From warehouses and distribution facilities to the factory floor, thousands of workers depend on safety knives to perform important jobs while providing an extra layer of injury-preventing protection.

As workplace safety becomes increasingly important, safety knives have crossed over from their origins in shipping and receiving departments to industries such as construction, manufacturing, food preparation and processing, healthcare and more. As the safety knife becomes more popular, however, the number of options from which safety managers can select has dramatically increased.

So how to choose?

First, it’s important to understand the difference between three types of knives.

Semi-automatic safety knife

The first type of safety knife to enter the market, the semi-automatic safety knife is the granddaddy of them all. This knife is easily adopted in many types of facilities, and the concept behind them is simple: When a user engages the thumb slide and moves the blade across the material being cut, the force of the cut will keep the blade extended so the user can remove their thumb from the slide. Once the blade loses contact with the cutting surface, the blade retracts.

Semi-automatic knives are helpful because safety managers don’t need to remind employees to always close the blade, which helps prevent one of the most common accidents: injury due to reaching for a knife and touching an open blade.

Fully automatic safety knife

Every facility has an employee who doesn’t like using a blade that retracts, so he tapes the blade open to override the safety feature. This is where a fully automatic safety knife comes into play. Once a user starts cutting with this knife, it doesn’t matter whether a thumb is on or off the blade slide; the blade operates independently of the blade lever and will self-retract once the blade loses contact with the cutting surface, so there is no way to tape the blade open and “cheat” the safety feature.

While it may seem like fully automatic makes more sense safety-wise, both fully and semi-automatic knives are equally safe, and both have their individual uses.

In settings where employees need to make longer or faster cuts, or when cutting shrink wrap or any material where the knife easily loses contact with the cutting surface, a semi-automatic blade may be better suited to the job.

Concealed blade knife

Another type of safety knife is the concealed blade knife, also known as a “zero-liability” knife. In this variety, the blade is always open, but concealed within a cutting channel, so the user is always protected from injury because there is zero exposure to the blade at all times, whether cutting or not. This allows users to make quick, safe cuts.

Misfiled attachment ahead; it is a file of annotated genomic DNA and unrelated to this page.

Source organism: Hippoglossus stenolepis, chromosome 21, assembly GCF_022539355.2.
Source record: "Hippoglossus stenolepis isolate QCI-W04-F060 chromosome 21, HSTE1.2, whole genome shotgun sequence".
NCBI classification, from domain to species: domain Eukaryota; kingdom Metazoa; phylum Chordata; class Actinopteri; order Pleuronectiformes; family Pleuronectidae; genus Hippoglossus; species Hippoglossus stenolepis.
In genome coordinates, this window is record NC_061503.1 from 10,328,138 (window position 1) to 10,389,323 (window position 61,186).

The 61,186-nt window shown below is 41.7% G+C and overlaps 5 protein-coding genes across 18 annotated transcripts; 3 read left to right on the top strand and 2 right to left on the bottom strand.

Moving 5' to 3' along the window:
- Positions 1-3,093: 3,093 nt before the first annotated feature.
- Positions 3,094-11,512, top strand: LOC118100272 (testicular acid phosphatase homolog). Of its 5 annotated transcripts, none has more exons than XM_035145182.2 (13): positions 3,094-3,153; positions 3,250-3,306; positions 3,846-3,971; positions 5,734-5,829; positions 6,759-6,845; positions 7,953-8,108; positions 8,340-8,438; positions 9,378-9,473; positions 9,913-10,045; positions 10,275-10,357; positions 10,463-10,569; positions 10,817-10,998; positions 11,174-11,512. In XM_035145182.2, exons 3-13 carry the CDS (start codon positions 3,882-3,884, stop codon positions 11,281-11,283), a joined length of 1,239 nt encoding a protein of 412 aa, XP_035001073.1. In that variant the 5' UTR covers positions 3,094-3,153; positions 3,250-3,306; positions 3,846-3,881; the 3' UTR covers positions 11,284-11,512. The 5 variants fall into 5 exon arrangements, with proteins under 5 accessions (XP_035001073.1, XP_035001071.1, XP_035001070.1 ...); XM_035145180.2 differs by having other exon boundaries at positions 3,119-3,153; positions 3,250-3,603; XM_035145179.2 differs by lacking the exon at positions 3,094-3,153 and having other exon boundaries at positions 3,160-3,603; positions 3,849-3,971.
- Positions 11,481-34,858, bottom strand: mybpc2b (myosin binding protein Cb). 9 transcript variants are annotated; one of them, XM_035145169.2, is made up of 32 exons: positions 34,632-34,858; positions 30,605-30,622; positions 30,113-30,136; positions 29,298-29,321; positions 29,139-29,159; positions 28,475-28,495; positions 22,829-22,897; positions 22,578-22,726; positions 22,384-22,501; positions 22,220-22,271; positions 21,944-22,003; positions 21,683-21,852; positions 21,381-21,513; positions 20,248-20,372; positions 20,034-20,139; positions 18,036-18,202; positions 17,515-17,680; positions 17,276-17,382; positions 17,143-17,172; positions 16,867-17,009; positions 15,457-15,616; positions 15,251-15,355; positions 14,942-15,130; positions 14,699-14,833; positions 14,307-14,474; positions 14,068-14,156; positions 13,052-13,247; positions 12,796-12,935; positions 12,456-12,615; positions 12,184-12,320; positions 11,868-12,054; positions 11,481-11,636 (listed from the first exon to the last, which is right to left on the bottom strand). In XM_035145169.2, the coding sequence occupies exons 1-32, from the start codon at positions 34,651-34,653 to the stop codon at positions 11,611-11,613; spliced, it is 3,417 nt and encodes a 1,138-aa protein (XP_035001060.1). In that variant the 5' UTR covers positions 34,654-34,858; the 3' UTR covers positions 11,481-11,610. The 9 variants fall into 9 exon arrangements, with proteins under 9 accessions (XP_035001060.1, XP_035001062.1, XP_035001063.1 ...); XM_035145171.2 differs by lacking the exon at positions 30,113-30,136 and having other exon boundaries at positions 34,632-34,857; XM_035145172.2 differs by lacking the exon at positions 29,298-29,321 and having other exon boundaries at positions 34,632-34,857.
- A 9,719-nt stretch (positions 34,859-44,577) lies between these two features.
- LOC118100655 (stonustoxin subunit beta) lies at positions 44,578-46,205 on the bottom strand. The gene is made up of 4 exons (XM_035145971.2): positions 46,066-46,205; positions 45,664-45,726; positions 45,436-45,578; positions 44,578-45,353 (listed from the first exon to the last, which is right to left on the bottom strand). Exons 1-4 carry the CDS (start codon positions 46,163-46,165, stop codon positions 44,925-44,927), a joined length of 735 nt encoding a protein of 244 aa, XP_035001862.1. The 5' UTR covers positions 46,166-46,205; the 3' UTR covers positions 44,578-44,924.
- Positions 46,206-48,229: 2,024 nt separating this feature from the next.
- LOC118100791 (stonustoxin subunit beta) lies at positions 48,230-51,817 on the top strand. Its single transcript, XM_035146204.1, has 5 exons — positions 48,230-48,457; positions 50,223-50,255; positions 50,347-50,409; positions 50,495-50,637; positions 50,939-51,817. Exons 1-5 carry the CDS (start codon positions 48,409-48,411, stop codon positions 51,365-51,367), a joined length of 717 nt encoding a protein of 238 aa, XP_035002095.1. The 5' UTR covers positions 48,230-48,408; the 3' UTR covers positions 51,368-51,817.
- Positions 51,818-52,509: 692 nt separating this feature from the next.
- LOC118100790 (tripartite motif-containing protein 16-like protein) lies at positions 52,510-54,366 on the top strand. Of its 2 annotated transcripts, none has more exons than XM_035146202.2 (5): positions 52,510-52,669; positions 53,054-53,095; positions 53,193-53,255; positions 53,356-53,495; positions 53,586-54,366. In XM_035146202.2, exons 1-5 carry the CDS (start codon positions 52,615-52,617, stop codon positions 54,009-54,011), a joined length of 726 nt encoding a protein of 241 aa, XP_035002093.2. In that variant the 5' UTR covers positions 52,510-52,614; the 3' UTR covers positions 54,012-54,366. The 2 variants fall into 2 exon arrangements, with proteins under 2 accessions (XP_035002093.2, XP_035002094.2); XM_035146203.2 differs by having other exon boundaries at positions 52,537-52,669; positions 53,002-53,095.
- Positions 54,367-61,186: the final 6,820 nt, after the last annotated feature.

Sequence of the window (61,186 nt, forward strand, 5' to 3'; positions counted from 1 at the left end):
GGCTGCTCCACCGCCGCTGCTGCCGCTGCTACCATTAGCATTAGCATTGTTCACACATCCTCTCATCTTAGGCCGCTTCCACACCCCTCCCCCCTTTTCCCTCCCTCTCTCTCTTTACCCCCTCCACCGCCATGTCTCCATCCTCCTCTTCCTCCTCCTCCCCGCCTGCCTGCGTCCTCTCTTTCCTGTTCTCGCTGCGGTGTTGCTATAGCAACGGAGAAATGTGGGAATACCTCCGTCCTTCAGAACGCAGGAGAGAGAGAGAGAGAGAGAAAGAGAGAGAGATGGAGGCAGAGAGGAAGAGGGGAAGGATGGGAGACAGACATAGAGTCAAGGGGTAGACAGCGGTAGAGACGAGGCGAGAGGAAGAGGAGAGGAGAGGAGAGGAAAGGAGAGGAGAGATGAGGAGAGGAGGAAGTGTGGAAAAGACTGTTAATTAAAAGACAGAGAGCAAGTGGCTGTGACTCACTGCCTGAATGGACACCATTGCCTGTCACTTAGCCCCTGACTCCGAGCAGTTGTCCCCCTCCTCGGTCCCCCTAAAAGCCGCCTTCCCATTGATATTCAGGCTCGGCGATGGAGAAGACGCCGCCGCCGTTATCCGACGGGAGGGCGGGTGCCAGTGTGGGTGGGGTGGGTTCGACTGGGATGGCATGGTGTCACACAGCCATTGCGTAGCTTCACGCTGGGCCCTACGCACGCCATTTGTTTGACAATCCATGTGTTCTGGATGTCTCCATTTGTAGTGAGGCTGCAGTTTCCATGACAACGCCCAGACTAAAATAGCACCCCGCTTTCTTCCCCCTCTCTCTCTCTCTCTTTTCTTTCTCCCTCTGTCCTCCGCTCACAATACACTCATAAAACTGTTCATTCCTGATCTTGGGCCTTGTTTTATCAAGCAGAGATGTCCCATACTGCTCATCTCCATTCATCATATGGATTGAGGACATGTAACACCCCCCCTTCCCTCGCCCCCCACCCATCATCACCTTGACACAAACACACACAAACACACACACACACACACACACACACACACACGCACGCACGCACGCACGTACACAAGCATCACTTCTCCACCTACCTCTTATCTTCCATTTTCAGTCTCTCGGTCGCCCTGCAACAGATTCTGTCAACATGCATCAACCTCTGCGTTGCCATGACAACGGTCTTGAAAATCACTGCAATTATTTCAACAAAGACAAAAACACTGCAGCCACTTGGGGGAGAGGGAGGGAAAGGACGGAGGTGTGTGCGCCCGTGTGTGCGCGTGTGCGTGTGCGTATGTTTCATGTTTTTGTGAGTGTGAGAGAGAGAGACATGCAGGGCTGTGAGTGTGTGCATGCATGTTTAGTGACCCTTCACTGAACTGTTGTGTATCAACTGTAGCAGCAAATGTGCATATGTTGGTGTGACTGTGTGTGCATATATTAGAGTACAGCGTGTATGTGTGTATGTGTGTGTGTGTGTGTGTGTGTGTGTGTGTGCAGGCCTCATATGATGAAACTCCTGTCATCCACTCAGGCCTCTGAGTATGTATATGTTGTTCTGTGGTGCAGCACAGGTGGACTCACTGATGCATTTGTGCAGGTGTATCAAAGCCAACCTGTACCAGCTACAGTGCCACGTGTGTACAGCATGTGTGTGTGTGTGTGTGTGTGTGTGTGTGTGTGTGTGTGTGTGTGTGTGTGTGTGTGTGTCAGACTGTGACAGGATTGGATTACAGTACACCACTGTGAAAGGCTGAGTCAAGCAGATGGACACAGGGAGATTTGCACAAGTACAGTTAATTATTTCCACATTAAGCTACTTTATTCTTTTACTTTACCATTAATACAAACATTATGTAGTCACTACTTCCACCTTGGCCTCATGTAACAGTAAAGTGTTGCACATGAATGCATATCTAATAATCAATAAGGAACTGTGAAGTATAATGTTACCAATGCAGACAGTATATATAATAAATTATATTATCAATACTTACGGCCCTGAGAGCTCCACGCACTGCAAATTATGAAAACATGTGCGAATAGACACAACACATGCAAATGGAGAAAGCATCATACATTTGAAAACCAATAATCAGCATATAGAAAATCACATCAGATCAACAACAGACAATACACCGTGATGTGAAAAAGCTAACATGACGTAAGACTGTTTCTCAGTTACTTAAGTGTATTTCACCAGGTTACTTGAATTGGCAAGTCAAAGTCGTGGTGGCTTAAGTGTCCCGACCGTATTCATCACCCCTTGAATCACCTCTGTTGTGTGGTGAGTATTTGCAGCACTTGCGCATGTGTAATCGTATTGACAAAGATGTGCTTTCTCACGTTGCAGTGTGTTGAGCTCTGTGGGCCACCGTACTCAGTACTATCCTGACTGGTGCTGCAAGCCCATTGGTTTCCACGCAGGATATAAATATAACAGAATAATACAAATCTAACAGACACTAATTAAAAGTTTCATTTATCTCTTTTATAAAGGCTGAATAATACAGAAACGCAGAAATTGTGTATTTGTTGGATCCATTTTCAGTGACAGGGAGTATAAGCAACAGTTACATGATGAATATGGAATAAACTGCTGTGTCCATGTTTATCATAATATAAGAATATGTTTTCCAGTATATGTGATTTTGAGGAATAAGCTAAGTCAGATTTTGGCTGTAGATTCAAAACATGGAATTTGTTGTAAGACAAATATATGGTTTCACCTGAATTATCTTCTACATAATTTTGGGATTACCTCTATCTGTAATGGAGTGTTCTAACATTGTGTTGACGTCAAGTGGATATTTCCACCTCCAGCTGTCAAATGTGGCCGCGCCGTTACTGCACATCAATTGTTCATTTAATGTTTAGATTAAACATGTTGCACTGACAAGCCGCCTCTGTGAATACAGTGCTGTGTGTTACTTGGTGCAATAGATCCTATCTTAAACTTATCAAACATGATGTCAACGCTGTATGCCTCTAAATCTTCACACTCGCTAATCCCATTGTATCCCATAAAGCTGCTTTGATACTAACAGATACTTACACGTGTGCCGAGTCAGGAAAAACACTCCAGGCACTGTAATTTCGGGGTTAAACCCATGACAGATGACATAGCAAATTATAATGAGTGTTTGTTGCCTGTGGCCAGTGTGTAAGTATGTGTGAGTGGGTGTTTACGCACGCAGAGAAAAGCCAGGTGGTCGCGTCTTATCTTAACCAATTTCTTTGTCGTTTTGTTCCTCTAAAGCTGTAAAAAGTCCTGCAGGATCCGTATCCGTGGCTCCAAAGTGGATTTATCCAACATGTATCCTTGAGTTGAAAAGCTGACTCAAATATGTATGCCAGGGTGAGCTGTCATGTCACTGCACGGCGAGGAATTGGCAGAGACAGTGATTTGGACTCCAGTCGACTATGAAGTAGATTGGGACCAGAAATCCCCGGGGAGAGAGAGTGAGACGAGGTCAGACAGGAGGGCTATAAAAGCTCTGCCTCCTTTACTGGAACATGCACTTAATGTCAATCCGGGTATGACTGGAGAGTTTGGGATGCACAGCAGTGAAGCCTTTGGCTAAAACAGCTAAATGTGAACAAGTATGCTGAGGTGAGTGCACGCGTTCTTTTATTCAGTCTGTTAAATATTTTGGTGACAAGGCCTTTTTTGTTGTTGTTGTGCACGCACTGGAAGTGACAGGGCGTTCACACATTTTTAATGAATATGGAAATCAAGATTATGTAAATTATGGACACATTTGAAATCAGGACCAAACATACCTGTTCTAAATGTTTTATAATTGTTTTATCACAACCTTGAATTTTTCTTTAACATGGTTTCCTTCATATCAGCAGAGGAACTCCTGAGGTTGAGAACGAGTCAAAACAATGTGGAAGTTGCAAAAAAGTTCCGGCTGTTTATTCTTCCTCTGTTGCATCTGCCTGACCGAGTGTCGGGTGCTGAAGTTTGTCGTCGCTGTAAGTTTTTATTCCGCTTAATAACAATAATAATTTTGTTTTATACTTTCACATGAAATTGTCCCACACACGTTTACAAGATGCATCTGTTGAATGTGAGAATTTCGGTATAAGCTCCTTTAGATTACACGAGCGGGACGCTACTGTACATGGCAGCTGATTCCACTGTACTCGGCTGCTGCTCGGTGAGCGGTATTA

Depending on the model, this knife style can cut thinner materials like plastic wrap and polybag up to two-wall corrugated. A concealed knife is designed to allow a user to start cutting stretch wrap at the top of a pallet and cut all the way down.

A spinoff of the concealed blade safety knife is the rolled materials cutter. This type of knife is designed to cut materials that normally come in rolls, like carpet, roofing felt, landscaping mesh, leather and vinyl. Designed with an enclosed rotary blade, the solid base prevents damage to the surface under the material being cut, and forces the user to cut away from himself.

Some concealed-blade knives are disposable, creating a one-two punch for safety managers: The blade in the cutting channel protects employees while cutting, and when the blade gets dull, instead of an employee needing to change it, they simply throw the knife away and get a new one. Some facilities have adopted a safety protocol in which employees absolutely never touch or change a blade, so this type of knife is ideal for those environments.

Ask these important questions

  1. “What will employees be cutting?” Because there are so many different types of safety knives, material matters.
  2. “What is the thickness of the material?” How thick a material is dictates how long a knife’s blade exposure should be.
  3. “What knife do my employees currently use?” If the answer is “none,” then an entry-level safety knife may be preferred. If the answer is “entry level,” that brings you to the last question.
  4. “Why is entry level not working, and what new safety specs do we need?” Employees familiar with entry-level safety knives may be able to override the safety features, which means the company may require an accelerated version of a safety knife to further reduce accidents.

Other considerations

The most important thing a safety manager needs to consider is the rate of adoption. Employees will be naturally resistant to change, so a safety manager must be confident that it will be easy to swap out the mechanism employees currently use for a new safety product.

Quality remains critical; a safety knife can come with every bell and whistle, but if it doesn’t cut, you’ve lost your employees on the first use.

Training is integral in helping employees understand how a safety product works and how easy it is to use. Many manufacturers provide free knife safety training for companies switching to new products.

A safer future

No two industries think about knife safety the same way; it all comes back to a facility’s specific goals; an employee’s specific job functions; what kind of material is being cut; and where the material is being cut. Yet while knife safety remains a priority in every industry, safety knives will continue to evolve to ensure they aren’t just doing the cutting – they’re keeping users safe as well.